Luke Bretherton says irresponsibility at the top is just as much to blame for the riots as that of the rioters themselves
David Cameron said the rioters represented ‘pockets’ of society that were ‘sick’.
His analysis was both wrong and worryingly misguided. To say someone is sick is to suggest they are not responsible for what is happening to them.
Of course the use of medical analogies to diagnose what ails the body politic is an ancient one. But to understand what was going on in the riots we must turn to another ancient metaphor, one found in the stories of Cain and Abel and Romulus and Remus, namely, fraternal rivalry.
When my two boys were toddlers, if one had a toy, the other desired it and after a while, if he could not get it by legitimate means he would snatch it.
To add injury to insult, and with a certain frenzied and spiteful glee, he would then thump his sibling from whom he stole the toy. The anthropologist Rene Girard calls this process ‘mimetic rivalry’.
It is beyond simple envy. It is a deep desire sparked by copying what another has or does. In wanting what the other has, we seek to affirm our own worth and value.
The ‘shopping with violence’ we saw in the riots was the outworking of a consumer culture in which self-worth is measured by material gain and identities expressed through brands.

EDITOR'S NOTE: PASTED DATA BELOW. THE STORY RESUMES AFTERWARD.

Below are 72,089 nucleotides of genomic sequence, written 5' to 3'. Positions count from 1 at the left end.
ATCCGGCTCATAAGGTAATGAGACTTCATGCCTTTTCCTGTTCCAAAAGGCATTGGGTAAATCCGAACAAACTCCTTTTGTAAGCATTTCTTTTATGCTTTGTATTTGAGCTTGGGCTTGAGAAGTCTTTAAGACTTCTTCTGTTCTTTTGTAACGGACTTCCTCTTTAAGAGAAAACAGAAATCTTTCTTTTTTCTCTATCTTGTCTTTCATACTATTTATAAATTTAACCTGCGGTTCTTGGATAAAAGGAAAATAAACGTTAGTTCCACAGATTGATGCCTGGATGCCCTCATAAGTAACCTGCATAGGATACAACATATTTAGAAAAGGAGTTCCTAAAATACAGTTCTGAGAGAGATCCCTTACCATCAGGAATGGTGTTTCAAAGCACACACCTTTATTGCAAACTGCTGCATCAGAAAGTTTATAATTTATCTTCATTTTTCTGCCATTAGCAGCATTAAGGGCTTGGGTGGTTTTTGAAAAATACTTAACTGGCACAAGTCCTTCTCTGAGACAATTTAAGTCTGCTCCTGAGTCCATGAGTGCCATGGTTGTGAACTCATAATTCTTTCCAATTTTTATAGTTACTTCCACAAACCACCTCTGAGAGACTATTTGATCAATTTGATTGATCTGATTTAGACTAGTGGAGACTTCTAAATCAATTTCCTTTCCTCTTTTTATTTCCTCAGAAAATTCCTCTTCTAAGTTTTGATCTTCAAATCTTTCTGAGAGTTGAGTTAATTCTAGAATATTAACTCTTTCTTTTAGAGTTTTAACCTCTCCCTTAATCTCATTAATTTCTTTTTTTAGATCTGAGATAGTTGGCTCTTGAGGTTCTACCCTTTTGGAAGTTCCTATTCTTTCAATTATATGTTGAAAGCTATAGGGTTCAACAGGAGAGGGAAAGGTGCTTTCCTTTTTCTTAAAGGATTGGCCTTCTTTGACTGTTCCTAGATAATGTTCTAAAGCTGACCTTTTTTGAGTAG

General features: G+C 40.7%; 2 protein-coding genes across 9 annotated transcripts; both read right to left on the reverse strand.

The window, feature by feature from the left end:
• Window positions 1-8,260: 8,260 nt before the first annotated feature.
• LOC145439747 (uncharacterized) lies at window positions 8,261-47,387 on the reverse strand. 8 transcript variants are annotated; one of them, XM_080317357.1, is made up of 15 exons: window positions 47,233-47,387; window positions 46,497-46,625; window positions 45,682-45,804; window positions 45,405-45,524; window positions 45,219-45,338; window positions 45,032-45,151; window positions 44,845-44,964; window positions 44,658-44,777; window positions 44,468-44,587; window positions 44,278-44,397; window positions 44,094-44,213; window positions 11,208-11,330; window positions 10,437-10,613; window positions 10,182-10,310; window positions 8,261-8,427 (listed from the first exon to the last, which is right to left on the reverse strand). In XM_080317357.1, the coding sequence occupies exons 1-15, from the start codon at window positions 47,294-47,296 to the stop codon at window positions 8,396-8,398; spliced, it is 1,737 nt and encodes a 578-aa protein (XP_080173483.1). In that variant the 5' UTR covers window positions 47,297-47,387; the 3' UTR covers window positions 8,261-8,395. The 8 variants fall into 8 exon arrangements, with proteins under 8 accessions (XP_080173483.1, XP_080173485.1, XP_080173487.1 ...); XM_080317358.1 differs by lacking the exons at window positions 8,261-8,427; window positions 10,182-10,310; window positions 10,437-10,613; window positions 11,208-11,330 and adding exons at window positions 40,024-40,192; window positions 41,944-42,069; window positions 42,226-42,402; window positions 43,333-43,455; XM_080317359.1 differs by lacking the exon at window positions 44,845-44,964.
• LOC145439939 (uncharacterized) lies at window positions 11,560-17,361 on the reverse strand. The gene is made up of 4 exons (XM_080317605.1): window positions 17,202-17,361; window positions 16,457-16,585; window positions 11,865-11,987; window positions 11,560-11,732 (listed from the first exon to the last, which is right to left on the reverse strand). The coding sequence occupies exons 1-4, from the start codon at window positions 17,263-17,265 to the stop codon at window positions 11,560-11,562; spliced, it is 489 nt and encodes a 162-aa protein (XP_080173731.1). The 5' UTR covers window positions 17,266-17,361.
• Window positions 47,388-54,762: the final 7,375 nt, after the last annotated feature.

It is a culture where desire for what others have not only drives the whole economy but mediates social relations: what we gossip about, watch on TV and how we spend our leisure time mostly revolves around consuming and observing what others consume.
The rioters wanted to participate in what they felt excluded from and given the opportunity took it by any means necessary. But like all projects of self-justification, it is not enough to get what you want, there is a need to hit back at what made you feel bad, held back or deprived in the first place. Hence the arson and the attacks on the police. Mimetic rivalry eventually spins out of control, until it leads to violence.
But if this all sounds a bit over theorised, we should not forget that for some rioting is fun. Studies of early modern English riots – an equivalent time of rapid social change – suggests that among a range of factors, some of which included genuine grievances, was the fact that many taking part were bored young men looking for something to do.
Rioting was a laugh, a way to vent frustrations and circumvent the normal boundaries that limited their actions. Most riots were not proto-revolutionary protests but carnivalesque upsurges that made the fools kings for a day.
If the lists of those arrested are anything to go by, most of those taking part were foolish young men aged between 17-25. This is the same demographic who take the most illegal drugs, who drink to excess the most, and whom we send to fight our wars.
They are risk takers who don’t consider the consequences. It is the same high risk, short-term thinking and wantonly destructive behaviour we saw among the (mostly male) bankers who traded away our future and indebted us for a generation.